• Home
  • News
  • Entertainment
  • LAD Originals

U OK M8?
Free To Be
Citizen Reef

To make sure you never miss out on your favourite NEW stories, we're happy to send you some reminders

Click 'OK' then 'Allow' to enable notifications

Not now

The Longest Partial Lunar Eclipse In 600 Years Will Be Visible Tonight

Stewart Perrie


The Longest Partial Lunar Eclipse In 600 Years Will Be Visible Tonight

People with a clear sky tonight will be gifted with the longest partial lunar eclipse in nearly 600 years.

The rare flower moon will be nearly perfect as 97 per cent of the celestial object will be consumed by the shadow.

Our moon will be bathed in a beautiful red colour during the cosmic moment where the sun, moon and our earth align.

What's even more incredible is that this partial lunar eclipse will be the longest since the 15th century.

Credit: Alamy
Credit: Alamy

Depending on where you live, you will either see part of or just the end of the partial eclipse.

It will be visible for nearly everyone in Australia and people who live in the Pacific, east Asia, and North and South America will witness the event all at the same time.

It will kick off at 6:18 AEDT and is expected to last nearly three and a half hours.

But be warned, the eclipse will likely begin before the moon has risen above earth's horizon in Australia, so don't panic if you can't see it.

This event happens when our earth passes directly in between the sun and the moon, which casts a shadow on our closest celestial object and paints it with a reddish hue.

Credit: Graham Hunt/Alamy Live News
Credit: Graham Hunt/Alamy Live News

Astronomer Tanya Hill from the Melbourne Planetarium told the ABC: "Some people may begin to perceive it as a pinkish moon, but it definitely won't be that kind of deep red that we see in totality.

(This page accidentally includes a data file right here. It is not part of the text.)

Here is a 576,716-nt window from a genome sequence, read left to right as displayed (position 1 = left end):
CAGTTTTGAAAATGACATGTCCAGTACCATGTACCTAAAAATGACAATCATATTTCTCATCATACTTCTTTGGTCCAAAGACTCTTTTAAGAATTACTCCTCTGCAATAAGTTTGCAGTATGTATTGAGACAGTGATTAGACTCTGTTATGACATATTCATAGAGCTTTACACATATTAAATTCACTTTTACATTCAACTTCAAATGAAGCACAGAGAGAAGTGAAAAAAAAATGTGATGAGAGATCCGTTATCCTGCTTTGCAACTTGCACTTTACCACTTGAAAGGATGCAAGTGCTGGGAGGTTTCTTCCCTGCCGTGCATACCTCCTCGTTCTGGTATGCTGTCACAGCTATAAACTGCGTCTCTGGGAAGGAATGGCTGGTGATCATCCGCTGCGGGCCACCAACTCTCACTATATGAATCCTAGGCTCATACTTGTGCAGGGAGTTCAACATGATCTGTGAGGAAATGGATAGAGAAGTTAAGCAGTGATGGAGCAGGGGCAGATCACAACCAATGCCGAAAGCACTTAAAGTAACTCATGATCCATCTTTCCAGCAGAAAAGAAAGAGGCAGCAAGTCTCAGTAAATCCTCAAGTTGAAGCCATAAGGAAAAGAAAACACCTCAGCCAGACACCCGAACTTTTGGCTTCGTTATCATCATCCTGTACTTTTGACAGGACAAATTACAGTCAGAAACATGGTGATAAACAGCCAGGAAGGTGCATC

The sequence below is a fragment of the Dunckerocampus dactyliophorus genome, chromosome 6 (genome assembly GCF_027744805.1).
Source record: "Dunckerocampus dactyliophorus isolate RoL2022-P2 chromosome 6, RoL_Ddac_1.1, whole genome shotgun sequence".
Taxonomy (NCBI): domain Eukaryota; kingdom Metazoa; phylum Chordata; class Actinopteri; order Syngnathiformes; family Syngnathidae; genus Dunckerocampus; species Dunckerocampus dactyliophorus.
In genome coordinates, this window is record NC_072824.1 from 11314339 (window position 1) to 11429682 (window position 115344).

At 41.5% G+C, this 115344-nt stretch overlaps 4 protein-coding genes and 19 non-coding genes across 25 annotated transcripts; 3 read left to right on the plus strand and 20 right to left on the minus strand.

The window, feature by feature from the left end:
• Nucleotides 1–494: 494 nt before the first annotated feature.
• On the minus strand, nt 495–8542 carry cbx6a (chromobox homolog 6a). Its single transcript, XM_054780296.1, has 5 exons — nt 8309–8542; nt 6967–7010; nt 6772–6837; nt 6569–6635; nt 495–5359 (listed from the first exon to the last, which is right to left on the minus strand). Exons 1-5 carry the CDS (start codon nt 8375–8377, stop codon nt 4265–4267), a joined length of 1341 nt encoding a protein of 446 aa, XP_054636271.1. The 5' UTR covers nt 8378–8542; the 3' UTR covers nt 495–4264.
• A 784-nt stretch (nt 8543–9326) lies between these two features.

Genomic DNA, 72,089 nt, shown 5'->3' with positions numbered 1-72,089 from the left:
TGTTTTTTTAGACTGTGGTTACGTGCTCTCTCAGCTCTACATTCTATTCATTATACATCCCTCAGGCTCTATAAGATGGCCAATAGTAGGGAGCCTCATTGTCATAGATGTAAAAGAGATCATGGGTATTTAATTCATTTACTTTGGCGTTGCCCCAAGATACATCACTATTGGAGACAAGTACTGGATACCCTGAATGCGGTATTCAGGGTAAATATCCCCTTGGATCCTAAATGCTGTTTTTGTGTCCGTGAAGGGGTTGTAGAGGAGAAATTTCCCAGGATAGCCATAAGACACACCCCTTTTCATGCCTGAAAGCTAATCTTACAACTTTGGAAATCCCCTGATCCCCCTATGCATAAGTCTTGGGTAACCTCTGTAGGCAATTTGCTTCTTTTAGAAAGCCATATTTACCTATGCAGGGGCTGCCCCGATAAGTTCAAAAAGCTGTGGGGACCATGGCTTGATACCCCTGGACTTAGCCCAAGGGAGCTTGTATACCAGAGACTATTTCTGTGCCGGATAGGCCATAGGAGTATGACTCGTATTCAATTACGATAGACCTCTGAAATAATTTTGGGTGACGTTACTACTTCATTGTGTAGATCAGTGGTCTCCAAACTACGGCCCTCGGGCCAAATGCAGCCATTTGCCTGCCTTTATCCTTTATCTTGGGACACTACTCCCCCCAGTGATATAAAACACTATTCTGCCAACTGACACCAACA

"Because we've got that moonrise and sunset issue, [what it looks like is] going to be absolutely dependent on your location if you want to know the precise timing."

People in Sydney will be able to start watching it from 7:34pm, with the peak to happen at 8:02pm and it will finish around 11:03pm.

In Melbourne, it starts at 8:09pm, will peak at 8:12pm and finish the same time as Sydney.

Brisbane viewers can expect it to start at 6:14pm, see the peak of it at 7:02pm and it will finish at 10:03pm.

Adelaide will be a little later at 7:59pm, then the maximum will clock in at 8:11pm and then it will finish at 10:33pm.

Sadly for those in Perth, they won't be able to see it until 6:57pm, with the peak coming three minutes later and then it will finish at 8:03pm.

Featured Image Credit: NiKreative/Alamy Live News

Topics: News, Australia

Stewart Perrie
More like this

Chosen for YouChosen for You


Woman marries her high school bully who she 'hated' as a teenager

an hour ago

Most Read StoriesMost Read

Elle Brooke sold a tub of spit to a fan for £200

9 hours ago